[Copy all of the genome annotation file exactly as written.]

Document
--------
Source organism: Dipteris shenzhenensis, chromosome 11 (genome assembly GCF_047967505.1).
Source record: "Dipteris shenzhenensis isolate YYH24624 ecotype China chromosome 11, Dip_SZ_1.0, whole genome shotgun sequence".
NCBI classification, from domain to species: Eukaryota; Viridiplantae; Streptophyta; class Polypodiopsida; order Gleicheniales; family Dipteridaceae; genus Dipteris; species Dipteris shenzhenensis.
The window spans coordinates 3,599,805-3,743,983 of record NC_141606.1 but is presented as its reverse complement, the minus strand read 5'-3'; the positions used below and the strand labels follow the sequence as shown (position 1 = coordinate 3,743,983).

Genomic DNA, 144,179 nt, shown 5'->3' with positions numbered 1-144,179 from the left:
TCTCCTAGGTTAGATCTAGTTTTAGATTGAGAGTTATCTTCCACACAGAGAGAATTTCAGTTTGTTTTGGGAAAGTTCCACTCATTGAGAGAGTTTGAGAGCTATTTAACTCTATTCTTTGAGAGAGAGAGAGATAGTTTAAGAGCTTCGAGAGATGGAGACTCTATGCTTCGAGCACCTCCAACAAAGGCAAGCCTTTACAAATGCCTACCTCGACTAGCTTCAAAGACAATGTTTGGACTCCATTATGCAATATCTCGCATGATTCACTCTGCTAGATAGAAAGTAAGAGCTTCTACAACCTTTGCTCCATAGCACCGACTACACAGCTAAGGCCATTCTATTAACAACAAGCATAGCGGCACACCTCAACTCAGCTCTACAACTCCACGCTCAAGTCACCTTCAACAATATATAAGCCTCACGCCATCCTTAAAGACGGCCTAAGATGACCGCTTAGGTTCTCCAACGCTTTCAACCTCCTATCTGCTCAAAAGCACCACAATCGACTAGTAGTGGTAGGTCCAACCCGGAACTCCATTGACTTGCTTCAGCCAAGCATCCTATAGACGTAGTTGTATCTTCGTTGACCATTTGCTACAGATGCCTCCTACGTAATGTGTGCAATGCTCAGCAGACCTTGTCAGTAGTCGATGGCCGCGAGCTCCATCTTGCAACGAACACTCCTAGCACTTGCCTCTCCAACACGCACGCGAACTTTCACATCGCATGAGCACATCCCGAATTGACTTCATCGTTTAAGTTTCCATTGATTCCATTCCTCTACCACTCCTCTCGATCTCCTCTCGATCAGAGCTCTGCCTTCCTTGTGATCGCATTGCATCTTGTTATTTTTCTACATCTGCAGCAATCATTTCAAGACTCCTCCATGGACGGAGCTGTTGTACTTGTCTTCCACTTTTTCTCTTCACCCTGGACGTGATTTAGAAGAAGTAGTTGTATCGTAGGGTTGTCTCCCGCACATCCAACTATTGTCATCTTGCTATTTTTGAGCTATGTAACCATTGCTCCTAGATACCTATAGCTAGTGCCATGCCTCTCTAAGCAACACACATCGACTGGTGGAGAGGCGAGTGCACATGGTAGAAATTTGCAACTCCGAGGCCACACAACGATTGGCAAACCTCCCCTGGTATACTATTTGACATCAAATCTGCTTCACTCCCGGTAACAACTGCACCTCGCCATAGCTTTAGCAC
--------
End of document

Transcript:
Source organism: Dipteris shenzhenensis, chromosome 11 (genome assembly GCF_047967505.1).
Source record: "Dipteris shenzhenensis isolate YYH24624 ecotype China chromosome 11, Dip_SZ_1.0, whole genome shotgun sequence".
NCBI classification, from domain to species: Eukaryota; Viridiplantae; Streptophyta; class Polypodiopsida; order Gleicheniales; family Dipteridaceae; genus Dipteris; species Dipteris shenzhenensis.
The window spans coordinates 3,599,805-3,743,983 of record NC_141606.1 but is presented as its reverse complement, the minus strand read 5'-3'; the positions used below and the strand labels follow the sequence as shown (position 1 = coordinate 3,743,983).

Genomic DNA, 144,179 nt, shown 5'->3' with positions numbered 1-144,179 from the left:
TCTCCTAGGTTAGATCTAGTTTTAGATTGAGAGTTATCTTCCACACAGAGAGAATTTCAGTTTGTTTTGGGAAAGTTCCACTCATTGAGAGAGTTTGAGAGCTATTTAACTCTATTCTTTGAGAGAGAGAGAGATAGTTTAAGAGCTTCGAGAGATGGAGACTCTATGCTTCGAGCACCTCCAACAAAGGCAAGCCTTTACAAATGCCTACCTCGACTAGCTTCAAAGACAATGTTTGGACTCCATTATGCAATATCTCGCATGATTCACTCTGCTAGATAGAAAGTAAGAGCTTCTACAACCTTTGCTCCATAGCACCGACTACACAGCTAAGGCCATTCTATTAACAACAAGCATAGCGGCACACCTCAACTCAGCTCTACAACTCCACGCTCAAGTCACCTTCAACAATATATAAGCCTCACGCCATCCTTAAAGACGGCCTAAGATGACCGCTTAGGTTCTCCAACGCTTTCAACCTCCTATCTGCTCAAAAGCACCACAATCGACTAGTAGTGGTAGGTCCAACCCGGAACTCCATTGACTTGCTTCAGCCAAGCATCCTATAGACGTAGTTGTATCTTCGTTGACCATTTGCTACAGATGCCTCCTACGTAATGTGTGCAATGCTCAGCAGACCTTGTCAGTAGTCGATGGCCGCGAGCTCCATCTTGCAACGAACACTCCTAGCACTTGCCTCTCCAACACGCACGCGAACTTTCACATCGCATGAGCACATCCCGAATTGACTTCATCGTTTAAGTTTCCATTGATTCCATTCCTCTACCACTCCTCTCGATCTCCTCTCGATCAGAGCTCTGCCTTCCTTGTGATCGCATTGCATCTTGTTATTTTTCTACATCTGCAGCAATCATTTCAAGACTCCTCCATGGACGGAGCTGTTGTACTTGTCTTCCACTTTTTCTCTTCACCCTGGACGTGATTTAGAAGAAGTAGTTGTATCGTAGGGTTGTCTCCCGCACATCCAACTATTGTCATCTTGCTATTTTTGAGCTATGTAACCATTGCTCCTAGATACCTATAGCTAGTGCCATGCCTCTCTAAGCAACACACATCGACTGGTGGAGAGGCGAGTGCACATGGTAGAAATTTGCAACTCCGAGGCCACACAACGATTGGCAAACCTCCCCTGGTATACTATTTGACATCAAATCTGCTTCACTCCCGGTAACAACTGCACCTCGCCATAGCTTTAGCAC